CAMH announced as CTC’s 2012 Walk-a-thon Charity

By: Piragal Thiru

Members of the Tamil Canadian community engaged in an open dialogue regarding mental health and addiction issues in the community. This discussion took place at a campaign launch event for the annual Tamil Canadian Walk hosted by the Canadian Tamil Congress (CTC).

The event follows an earlier announcement by CTC spokesperson David Poopalapillai that the Centre for Addiction and Mental Health (CAMH) is the selected charity for CTC's 2012 walk-a-thon. The launch was kicked off by Hon. Brad Duguid, Minister of Economic Development and Innovation and an avid supporter of the annual event since inception, as well as in the presence of Soo Wong, MPP for Scarborough-Agincourt. "Mental health is an important subject that affects all of us directly or indirectly and I am pleased to see that CAMH is the charity for this year's walk and I thank CTC for taking the leadership on this important initiative" said Minister Duguid.

"One in five Canadians will experience a mental illness in their lifetime and the remaining four will have a friend, family member or colleague with mental illness" said Dr. Priya Jeganathan, Co-chair of the Annual Tamil Canadian Walk campaign.

Service providers who work closely with the Tamil community continue to point out both the impact and magnanimity of the issue within the Tamil community – the incidence of mental illness and addiction is largely triggered by the ongoing conflict in Sri Lanka. Other impact factors include migration and challenges around settling in a new environment. Stigma and taboo-ism has made it difficult for service agencies to assess the need of the community and plan culturally sensitive services and programs to address the issue. Resulting from this challenge, Youthlink, a Toronto based organization recently completed a survey of the Scarborough Tamil community’s needs around mental health and addiction. Findings of the report are expected to be released this summer.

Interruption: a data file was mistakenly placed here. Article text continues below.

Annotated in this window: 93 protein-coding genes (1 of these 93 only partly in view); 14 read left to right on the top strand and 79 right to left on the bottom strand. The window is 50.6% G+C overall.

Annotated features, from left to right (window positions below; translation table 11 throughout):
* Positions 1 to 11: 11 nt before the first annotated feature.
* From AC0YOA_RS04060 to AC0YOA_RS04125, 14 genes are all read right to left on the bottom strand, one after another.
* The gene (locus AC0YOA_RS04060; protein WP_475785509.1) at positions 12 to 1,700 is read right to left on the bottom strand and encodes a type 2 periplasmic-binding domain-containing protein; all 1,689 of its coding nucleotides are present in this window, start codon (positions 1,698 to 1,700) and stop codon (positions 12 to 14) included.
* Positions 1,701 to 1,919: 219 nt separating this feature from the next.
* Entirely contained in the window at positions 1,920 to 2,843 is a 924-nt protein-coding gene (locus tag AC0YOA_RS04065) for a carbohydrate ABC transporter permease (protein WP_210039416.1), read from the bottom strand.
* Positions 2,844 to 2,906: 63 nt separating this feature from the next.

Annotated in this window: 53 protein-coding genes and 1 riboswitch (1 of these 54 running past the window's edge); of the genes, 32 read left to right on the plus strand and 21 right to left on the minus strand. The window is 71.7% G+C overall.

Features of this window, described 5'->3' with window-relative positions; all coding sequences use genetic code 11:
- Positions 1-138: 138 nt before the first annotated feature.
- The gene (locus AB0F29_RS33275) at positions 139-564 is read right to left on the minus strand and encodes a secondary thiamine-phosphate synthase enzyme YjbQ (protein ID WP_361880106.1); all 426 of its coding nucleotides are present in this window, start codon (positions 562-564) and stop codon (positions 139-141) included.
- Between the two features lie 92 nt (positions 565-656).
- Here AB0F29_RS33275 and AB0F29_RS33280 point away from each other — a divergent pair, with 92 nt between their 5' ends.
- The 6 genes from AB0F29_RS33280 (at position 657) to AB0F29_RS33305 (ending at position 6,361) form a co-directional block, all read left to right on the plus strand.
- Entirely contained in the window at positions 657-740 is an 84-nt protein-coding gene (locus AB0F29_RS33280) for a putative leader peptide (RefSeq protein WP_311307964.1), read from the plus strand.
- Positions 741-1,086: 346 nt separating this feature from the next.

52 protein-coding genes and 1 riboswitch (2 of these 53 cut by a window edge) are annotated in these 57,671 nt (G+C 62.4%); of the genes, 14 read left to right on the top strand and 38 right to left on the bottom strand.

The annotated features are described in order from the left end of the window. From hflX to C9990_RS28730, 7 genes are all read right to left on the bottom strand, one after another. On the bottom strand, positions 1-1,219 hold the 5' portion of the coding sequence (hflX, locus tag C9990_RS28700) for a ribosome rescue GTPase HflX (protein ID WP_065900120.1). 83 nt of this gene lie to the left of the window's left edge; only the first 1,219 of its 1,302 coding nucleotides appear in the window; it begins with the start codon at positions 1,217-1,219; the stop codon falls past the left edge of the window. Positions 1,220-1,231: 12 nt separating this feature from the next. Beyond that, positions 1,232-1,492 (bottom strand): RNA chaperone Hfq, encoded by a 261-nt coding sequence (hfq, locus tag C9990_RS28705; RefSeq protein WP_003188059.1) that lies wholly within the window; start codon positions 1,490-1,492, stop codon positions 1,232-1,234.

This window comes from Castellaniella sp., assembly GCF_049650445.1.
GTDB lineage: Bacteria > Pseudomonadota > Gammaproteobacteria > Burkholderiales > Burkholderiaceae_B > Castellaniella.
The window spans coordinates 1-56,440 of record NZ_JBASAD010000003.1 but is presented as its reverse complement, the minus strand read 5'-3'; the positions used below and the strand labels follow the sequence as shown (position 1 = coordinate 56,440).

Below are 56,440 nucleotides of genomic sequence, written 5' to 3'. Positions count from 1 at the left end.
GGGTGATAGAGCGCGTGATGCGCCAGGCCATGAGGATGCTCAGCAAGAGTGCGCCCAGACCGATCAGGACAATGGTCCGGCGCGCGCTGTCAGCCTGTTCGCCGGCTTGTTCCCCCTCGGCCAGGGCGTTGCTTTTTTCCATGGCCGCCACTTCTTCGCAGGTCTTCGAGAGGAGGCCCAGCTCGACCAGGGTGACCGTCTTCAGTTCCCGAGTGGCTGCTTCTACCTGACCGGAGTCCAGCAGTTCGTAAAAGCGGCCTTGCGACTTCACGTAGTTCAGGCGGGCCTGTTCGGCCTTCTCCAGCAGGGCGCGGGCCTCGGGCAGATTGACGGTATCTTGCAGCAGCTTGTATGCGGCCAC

The enriched open dialogue and the willingness of participants to share personal stories granted a number of participating medical and sector professionals an opportunity to elaborate on how to identify symptoms of mental health, provide support and seek help. "This is an important issue in our community and events as such provide a platform to start a dialogue and certainly pave way for removal of stigma, allowing further discussion in the future" said Mathura Thiagarajah, a School Settlement Worker in the Scarborough area.

"CAMH is culturally adapting its practice and technology to make the treatments culturally sensitive and competent" said Akwatu Khenti, Director of International Health Programs at CAMH. "We welcome this effort by Canadian Tamil Congress, not only to raise money, but more importantly to raise awareness around mental health which will create a healthy future for all of us" Mr. Khenti added.

CAMH is also well known for its work globally on mental health initiatives, providing clinical training and education in several countries including Nigeria, Brazil, Mexico, China, India and Sri Lanka.

For more information on CAMH and its services, visit www.camh.net. The charity walk will take place at Thomson Park in Scarborough on Sunday, September 16th. To participate in the walk or to obtain more details on the campaign, visit www.canadiantamilcongress.ca.

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